Can you learn photography just from content online? On my website and in previous blog posts, I’ve shared that I learned photography by watching YouTube videos and reading articles online. I thought I would share some of my favorite YouTubers for learning photography.
This is not, by any means, a complete list of my teachers in photography. There is more than a dozen more that I could point you to, but I have to say that the bulk of my early education in photography came from this group. If you would like to watch any of these incredible teachers, simply click on their names. I’ve linked directly to each of their YouTube channels.
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My Photography Journey
I didn’t grow up with a love for photography. Taking pictures wasn’t a big deal to me. When I got to college though, I took a class in photography. It was a very basic class. We made our own pin hole cameras and went out on campus taking pictures. I liked the surprise of finding out what I captured.
When I graduated, I asked for a 35mm camera and my parents got me one with interchangeable lenses. I bought a book on how to use it and started taking pictures. I basically knew to keep the needle in the middle of the meter for a proper exposure. I never got any further with the camera because I became a vegetarian. Film is not vegetarian, so I stopped using it. My love for animals trumped using a camera. So, I put my interest aside.
When Sony came out with a camera that stored images on a 3.5” disk, I was excited. Remember computer disks? Well, I had to have a Sony Mavica. I couldn’t adjust the settings on it, but I got to take pictures again. My interest in photography was rekindled. At the time I was making crafts, but I loved setting up a still life and photographing it.
Eventually, I stopped making the crafts and felt lost. I floundered. I became depressed and lost interest in most things. By this time, digital cameras were mainstream. One day, it was like a lightbulb went off in my head. I realized that I could really immerse myself in learning how to make photographs. I got my first DSLR and started watching YouTube videos for hours upon hours each day. I read articles and started practicing what I was learning. I went crazy with my camera!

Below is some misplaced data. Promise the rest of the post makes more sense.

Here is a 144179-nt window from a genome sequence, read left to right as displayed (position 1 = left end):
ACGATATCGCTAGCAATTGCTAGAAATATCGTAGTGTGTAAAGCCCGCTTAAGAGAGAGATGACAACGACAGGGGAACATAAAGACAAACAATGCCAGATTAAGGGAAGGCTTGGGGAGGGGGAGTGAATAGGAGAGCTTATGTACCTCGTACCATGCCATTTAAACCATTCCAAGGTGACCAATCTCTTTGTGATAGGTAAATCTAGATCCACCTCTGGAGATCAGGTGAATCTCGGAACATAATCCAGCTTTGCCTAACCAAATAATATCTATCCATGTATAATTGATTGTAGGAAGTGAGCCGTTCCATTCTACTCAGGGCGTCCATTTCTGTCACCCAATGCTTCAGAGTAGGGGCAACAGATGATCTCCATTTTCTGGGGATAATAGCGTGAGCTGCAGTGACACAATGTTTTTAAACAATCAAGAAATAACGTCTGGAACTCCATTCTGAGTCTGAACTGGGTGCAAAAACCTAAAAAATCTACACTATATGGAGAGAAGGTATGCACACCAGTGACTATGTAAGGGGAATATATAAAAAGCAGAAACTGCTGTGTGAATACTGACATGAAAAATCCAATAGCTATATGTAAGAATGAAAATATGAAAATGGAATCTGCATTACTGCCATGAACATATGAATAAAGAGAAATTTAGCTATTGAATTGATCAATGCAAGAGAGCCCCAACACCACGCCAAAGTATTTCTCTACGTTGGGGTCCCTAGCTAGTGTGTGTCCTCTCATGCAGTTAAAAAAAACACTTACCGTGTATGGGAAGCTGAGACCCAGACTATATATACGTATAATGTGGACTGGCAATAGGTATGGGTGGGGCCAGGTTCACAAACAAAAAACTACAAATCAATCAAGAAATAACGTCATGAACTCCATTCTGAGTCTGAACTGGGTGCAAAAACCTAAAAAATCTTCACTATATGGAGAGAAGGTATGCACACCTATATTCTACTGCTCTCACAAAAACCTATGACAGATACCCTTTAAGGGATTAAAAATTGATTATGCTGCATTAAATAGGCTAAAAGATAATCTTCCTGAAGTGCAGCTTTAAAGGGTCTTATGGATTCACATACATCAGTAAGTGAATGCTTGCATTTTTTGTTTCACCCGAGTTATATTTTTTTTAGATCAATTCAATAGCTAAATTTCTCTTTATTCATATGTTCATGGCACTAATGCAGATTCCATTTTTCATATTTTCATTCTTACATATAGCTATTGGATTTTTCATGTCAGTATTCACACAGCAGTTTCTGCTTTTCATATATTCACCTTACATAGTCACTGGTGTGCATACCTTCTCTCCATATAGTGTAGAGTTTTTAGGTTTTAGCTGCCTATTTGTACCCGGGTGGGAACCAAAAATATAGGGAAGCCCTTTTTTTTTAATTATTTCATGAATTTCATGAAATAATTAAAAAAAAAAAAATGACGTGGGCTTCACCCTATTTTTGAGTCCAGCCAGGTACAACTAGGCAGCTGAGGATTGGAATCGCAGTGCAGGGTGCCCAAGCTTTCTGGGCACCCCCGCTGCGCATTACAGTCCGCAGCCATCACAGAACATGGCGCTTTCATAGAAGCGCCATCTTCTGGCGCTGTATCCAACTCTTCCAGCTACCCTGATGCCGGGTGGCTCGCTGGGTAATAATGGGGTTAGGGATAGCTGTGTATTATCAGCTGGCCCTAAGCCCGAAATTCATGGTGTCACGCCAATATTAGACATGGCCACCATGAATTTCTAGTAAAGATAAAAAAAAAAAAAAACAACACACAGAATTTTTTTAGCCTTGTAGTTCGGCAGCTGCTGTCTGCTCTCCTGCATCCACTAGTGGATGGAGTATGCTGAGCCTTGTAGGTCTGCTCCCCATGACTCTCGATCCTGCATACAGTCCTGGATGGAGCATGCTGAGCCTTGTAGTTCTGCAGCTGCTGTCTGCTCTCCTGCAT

I’ve said it before, but it is worth repeating. My enthusiasm for photography bubbled over. I can’t control myself! When I learn something new, I just want to share it with the world!! I’ll tell anybody who is willing to listen about the technique or skill I’ve learned. This being the case, now I am working on teaching others how to use their cameras.
Photography got me out of my depression and has helped me build my confidence and self-esteem. I don’t know where my passion will lead me, but I’m excited now about the future.
2020 has been rough for most of us. I personally have had surgery and several deaths of close family members. Not to mention the current pandemic that keeps all of us stressed out. Most of us don’t take time to relax. We’re so used to going quickly through life that we can pass something beautiful and not even notice it.
I find myself saying, “I need to go out with my camera.” Saying I “NEED TO” may sound strange, but I find my photography to be relaxing. I get lost in the process of taking an image. I take a mindful approach to my photography.
What does that mean? It means I go into a place I want to photograph and get lost in the environment. I notice my surrounding—every detail, from the sights to the sounds and smells AND I enjoy it. I appreciate the way the light dances around my scenery or how vibrant the colors are. I enjoy the sounds my feet make as I walk or the waves crashing along the shore, the sounds of the wind and wildlife. I love the smell of the salt in the air or a burning campfire. I notice the beauty.
Then as I take time to set up my tripod, choose my composition and settings, I slow down. It all becomes meditative to me—going through the steps. I connect to my images. I’ve immersed myself in the environment and the photograph that I’m taking. Usually when I go out, I go with no plans or expectation from my time. I don’t have an agenda of certain images I want to make that stresses me out. I don’t worry so much about getting the perfect shot. I go out for the experience, enjoying the process.
By going into a place I want to photograph & getting lost in the environment, I don’t think about my troubles or worries. I stay focused on what’s around me and where I am. It benefits me tremendously, in dealing with stress, anxiety and depression.
If you’ve never slowed down and submerged yourself this way, I encourage you to try doing so. Whether you like photography or have a different hobby, try noticing your surroundings—truly living in the moment, and then fully engage yourself in your activity. See if it melts your troubles away (even if only temporarily). This approach to your hobby can become an escape from the problems you face and allow you to relax for a while.
What Is This Page?
Since I love photography and teaching, I thought I would start a Blog page and share how I take my images, what I was thinking and about me.
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